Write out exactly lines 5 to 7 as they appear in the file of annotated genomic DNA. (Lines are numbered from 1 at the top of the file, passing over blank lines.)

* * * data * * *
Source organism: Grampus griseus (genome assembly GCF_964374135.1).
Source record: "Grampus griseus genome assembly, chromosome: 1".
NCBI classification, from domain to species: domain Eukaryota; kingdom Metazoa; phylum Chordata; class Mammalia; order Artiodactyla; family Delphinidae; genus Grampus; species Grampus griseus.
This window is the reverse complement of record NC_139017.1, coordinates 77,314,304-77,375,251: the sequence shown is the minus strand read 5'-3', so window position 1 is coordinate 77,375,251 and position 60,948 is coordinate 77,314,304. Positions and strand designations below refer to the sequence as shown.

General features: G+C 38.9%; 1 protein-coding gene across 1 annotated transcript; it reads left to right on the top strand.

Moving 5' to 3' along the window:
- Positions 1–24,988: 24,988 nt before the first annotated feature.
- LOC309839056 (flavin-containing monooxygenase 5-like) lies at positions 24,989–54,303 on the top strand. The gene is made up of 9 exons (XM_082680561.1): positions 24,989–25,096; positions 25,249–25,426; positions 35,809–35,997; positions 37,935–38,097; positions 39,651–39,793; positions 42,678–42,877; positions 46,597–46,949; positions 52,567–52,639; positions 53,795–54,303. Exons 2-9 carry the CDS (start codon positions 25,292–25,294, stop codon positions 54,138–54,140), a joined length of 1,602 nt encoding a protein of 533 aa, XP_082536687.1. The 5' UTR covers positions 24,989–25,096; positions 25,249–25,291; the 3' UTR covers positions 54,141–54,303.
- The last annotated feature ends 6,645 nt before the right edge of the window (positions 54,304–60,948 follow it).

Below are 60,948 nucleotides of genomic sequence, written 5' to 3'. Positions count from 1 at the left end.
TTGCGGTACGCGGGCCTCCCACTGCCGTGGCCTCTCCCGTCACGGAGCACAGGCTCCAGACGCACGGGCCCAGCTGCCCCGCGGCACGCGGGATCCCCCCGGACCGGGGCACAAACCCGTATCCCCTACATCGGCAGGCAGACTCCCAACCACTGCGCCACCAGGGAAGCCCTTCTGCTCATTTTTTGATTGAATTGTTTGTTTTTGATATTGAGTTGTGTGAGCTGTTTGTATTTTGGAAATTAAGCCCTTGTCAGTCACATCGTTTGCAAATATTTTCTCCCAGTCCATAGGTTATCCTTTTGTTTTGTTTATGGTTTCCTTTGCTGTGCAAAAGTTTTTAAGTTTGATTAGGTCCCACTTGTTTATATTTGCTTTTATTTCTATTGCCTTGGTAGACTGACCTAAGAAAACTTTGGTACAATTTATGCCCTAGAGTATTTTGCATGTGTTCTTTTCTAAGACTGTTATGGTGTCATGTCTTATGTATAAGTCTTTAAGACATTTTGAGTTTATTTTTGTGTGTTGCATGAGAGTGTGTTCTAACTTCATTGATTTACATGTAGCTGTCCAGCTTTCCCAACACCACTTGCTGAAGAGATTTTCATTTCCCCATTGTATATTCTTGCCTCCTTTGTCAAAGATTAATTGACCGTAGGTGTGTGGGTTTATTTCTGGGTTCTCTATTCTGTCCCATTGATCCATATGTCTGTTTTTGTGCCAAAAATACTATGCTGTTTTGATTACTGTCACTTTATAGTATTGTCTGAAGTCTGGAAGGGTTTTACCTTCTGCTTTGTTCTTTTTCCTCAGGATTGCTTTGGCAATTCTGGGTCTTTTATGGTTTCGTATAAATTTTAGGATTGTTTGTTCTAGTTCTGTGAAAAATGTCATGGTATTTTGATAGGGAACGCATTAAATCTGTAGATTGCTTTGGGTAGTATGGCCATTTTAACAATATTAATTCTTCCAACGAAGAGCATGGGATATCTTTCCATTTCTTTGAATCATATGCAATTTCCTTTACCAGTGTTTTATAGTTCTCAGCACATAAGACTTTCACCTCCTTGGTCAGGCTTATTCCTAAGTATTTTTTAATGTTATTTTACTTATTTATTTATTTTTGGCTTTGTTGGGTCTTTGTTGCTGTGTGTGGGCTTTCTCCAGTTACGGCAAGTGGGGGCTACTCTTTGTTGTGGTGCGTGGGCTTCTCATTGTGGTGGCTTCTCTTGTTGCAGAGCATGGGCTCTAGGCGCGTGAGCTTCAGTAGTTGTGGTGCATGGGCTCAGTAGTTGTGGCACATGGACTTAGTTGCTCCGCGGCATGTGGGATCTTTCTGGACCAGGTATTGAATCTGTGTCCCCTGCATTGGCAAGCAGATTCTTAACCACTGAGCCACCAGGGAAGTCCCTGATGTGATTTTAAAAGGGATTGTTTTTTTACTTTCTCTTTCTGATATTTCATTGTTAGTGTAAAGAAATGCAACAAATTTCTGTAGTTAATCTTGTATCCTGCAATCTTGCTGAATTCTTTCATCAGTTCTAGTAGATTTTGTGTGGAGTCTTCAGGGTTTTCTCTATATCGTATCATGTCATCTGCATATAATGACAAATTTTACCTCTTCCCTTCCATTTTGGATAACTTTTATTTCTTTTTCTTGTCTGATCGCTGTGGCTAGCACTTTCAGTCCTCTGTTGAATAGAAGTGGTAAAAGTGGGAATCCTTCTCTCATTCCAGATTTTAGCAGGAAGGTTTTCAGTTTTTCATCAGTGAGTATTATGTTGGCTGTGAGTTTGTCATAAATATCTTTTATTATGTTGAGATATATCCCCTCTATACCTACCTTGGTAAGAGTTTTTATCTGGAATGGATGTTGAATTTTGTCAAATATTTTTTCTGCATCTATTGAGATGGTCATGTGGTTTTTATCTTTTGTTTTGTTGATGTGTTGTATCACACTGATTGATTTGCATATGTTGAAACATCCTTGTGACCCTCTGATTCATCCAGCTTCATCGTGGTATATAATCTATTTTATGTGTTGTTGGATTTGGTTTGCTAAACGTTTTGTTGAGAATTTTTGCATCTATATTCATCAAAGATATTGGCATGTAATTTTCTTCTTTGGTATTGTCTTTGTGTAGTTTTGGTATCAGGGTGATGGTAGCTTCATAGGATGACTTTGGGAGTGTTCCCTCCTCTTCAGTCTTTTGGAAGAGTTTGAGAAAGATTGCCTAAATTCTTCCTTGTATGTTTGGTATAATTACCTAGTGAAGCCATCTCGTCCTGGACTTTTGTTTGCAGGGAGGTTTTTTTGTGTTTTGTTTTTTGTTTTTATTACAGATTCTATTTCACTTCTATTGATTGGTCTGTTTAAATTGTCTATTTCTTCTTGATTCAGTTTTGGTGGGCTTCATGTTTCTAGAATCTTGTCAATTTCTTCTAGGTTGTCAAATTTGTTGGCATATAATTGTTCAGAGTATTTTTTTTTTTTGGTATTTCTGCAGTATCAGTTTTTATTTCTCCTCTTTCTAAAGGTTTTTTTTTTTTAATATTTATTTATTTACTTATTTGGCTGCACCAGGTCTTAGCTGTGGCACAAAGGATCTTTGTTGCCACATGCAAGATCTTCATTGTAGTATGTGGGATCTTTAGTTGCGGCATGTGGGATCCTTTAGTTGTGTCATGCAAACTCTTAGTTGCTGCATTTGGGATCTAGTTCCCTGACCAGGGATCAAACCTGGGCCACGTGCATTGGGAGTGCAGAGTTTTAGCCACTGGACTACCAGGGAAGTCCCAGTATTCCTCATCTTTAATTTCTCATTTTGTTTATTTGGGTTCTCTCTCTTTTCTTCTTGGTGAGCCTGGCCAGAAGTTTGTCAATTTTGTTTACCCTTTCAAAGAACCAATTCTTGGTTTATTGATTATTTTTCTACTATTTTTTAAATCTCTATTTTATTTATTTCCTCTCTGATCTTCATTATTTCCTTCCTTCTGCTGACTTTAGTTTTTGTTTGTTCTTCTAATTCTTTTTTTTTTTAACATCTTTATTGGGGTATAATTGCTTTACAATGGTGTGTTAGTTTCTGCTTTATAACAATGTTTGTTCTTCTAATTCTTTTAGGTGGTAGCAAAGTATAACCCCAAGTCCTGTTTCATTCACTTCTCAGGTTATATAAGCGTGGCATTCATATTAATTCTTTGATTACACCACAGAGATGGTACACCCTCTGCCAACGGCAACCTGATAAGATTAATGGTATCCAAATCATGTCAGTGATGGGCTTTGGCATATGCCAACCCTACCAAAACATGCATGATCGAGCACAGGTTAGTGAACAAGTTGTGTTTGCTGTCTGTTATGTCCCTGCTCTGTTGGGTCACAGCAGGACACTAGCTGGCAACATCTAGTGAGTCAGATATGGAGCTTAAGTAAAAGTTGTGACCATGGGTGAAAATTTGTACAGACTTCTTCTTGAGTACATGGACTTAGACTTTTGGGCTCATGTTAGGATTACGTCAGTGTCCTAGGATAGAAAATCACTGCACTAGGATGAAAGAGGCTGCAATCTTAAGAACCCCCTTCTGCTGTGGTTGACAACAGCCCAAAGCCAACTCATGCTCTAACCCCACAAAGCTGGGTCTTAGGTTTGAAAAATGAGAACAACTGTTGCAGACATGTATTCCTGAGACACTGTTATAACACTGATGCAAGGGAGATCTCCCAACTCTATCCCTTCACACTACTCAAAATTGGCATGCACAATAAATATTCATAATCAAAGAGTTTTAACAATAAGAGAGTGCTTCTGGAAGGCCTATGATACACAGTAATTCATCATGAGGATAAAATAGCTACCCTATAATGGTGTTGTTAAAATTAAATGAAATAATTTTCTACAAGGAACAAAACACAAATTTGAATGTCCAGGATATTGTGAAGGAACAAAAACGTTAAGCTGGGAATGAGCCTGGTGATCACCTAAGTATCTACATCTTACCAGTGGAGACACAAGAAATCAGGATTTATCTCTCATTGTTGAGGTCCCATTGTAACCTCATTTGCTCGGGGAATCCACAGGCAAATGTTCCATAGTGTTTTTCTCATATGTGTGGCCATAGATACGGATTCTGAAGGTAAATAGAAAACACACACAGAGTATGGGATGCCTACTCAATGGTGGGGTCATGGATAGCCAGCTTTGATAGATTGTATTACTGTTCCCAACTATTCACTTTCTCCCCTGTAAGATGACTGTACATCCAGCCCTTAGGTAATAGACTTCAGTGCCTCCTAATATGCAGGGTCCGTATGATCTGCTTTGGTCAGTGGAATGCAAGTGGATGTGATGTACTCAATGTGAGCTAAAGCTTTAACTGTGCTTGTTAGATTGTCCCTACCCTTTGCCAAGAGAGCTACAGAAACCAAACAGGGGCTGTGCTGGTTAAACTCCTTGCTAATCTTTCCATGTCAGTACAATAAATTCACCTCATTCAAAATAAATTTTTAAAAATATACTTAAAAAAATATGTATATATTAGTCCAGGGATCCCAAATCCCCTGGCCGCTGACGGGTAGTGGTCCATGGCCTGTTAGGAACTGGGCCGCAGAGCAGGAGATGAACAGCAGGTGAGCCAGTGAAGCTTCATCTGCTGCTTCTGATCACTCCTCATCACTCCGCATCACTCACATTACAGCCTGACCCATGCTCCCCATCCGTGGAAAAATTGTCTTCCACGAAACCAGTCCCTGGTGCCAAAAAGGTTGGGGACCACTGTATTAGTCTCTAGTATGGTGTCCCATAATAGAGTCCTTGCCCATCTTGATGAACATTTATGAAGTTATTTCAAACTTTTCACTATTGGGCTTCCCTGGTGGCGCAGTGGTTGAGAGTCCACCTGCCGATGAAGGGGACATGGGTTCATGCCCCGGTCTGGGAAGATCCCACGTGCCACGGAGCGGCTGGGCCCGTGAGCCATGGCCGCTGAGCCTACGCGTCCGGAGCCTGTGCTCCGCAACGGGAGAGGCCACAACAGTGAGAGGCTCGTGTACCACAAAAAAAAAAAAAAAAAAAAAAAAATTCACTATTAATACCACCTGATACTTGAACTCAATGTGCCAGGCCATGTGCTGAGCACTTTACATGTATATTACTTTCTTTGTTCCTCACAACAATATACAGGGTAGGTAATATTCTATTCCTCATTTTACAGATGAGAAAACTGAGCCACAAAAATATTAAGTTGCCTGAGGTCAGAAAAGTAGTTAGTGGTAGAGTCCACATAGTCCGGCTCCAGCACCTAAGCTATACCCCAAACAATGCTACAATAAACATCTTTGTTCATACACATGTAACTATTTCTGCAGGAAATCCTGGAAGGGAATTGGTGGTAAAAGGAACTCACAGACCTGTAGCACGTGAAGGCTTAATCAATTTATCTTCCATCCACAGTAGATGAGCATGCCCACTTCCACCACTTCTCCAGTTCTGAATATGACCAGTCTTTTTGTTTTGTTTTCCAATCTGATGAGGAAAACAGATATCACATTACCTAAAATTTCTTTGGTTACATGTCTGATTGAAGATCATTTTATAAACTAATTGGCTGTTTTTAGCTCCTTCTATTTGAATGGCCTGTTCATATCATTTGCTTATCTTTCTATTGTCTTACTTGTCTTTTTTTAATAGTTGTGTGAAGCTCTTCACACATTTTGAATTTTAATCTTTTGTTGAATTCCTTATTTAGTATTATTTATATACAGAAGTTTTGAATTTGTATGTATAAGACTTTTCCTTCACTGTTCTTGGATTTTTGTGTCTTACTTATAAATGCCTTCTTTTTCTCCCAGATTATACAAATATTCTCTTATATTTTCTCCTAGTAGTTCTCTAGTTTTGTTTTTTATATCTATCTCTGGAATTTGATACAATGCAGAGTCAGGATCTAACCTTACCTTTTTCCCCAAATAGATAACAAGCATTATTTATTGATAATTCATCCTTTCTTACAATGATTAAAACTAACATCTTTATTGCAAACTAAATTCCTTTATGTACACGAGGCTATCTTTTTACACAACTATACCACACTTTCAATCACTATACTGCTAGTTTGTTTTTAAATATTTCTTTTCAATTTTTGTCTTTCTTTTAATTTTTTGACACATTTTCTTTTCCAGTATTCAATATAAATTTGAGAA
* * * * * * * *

General features: G+C 38.9%; 1 protein-coding gene across 1 annotated transcript; it reads left to right on the top strand.

Moving 5' to 3' along the window:
- Positions 1–24,988: 24,988 nt before the first annotated feature.